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The stool test uses only one stool sample. How is it representative of my intestinal flora over time? 

Although your microbiome fluctuates, you have a 'core' that remains relatively stable over a much longer period than the few days that you would take different stool samples from.

We know through research that we have a ‘core’ microbiome that remains stable over an extended period of time.

Think of a pie chart as your core microbiome, which doesn't change that much. Then a slightly bigger circle outside this one, that represents the part of your microbiome which oscillates on a regular basis, depending on your lifestyle. So with that in mind, there will be some variability over time.

We also know that the microbiome can change within 48 hours. However, the studies that found this used extreme diet changes: for example, going from a vegan diet to an almost carnivore diet.

These are changes that we don’t go through on a day-to-day basis, so the findings aren’t relevant for most people. One meal isn’t going to influence the microbiome from the perspective of what we're testing.

Our Gut Health Tests look at ‘trends’ in your results

Take your butyrate-producing bacteria, for example. The short-chain fatty acids they produce are very important for the integrity of your gut lining and for preventing leaky gut, which is important in modulating our immune system.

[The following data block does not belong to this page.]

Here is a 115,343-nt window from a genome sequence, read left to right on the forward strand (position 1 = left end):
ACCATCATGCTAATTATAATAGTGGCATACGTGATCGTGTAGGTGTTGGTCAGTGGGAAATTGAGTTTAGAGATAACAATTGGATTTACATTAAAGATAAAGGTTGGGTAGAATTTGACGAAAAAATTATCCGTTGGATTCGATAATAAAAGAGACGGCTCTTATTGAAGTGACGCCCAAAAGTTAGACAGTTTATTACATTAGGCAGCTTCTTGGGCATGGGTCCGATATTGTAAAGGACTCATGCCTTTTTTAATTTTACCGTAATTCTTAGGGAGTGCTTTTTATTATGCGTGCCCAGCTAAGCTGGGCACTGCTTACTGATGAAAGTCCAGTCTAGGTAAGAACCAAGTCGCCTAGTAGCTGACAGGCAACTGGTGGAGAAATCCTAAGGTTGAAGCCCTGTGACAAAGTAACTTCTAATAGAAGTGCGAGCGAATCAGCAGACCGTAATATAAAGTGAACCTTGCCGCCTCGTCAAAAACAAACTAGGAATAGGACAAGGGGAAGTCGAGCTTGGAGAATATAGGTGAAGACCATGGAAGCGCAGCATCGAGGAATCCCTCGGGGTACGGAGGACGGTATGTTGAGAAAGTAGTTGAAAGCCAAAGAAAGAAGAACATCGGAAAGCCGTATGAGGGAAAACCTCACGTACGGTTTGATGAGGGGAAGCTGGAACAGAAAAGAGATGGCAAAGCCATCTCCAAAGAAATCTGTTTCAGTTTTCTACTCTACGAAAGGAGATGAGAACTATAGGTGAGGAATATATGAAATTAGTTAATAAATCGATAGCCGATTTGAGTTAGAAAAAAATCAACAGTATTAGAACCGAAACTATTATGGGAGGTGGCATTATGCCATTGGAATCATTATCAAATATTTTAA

Butyrate has been found in the brain, in animal biopsies or autopsies, and even in hands. Therefore, we think it has a role to play in neurological health.

So if you have neurological symptoms, we need to be paying a little bit more attention to your butyrate producing bacteria, especially if they are out of range. Looking at these trends is more important than examining whether or not one bacteria is in or out of range.

The importance of diversity in your gut bacteria

As far as we know, there aren’t any studies that look at variability within the same stool. The form of the stool, however, does impact your diversity reading. That's because looser stool contains more water and therefore, lower numbers of bacteria.

Time and time again, gut bacterial diversity has been shown to be a massive indicator of not only gut health, but the health of your entire body, and even your mind.

That's why all our Gut Health Tests measure the types and levels of microbes in your gut: it gives us a picture of the diversity of your microbiome.

We know the diversity of your core gut bacteria is partly dependent on things like your diet, activity and stress levels, but that diversity takes shape over years, not weeks, and certainly not days.

So in short, taking multiple stool samples over the course of a few days is unnecessary and creates extra hassle that you could do without.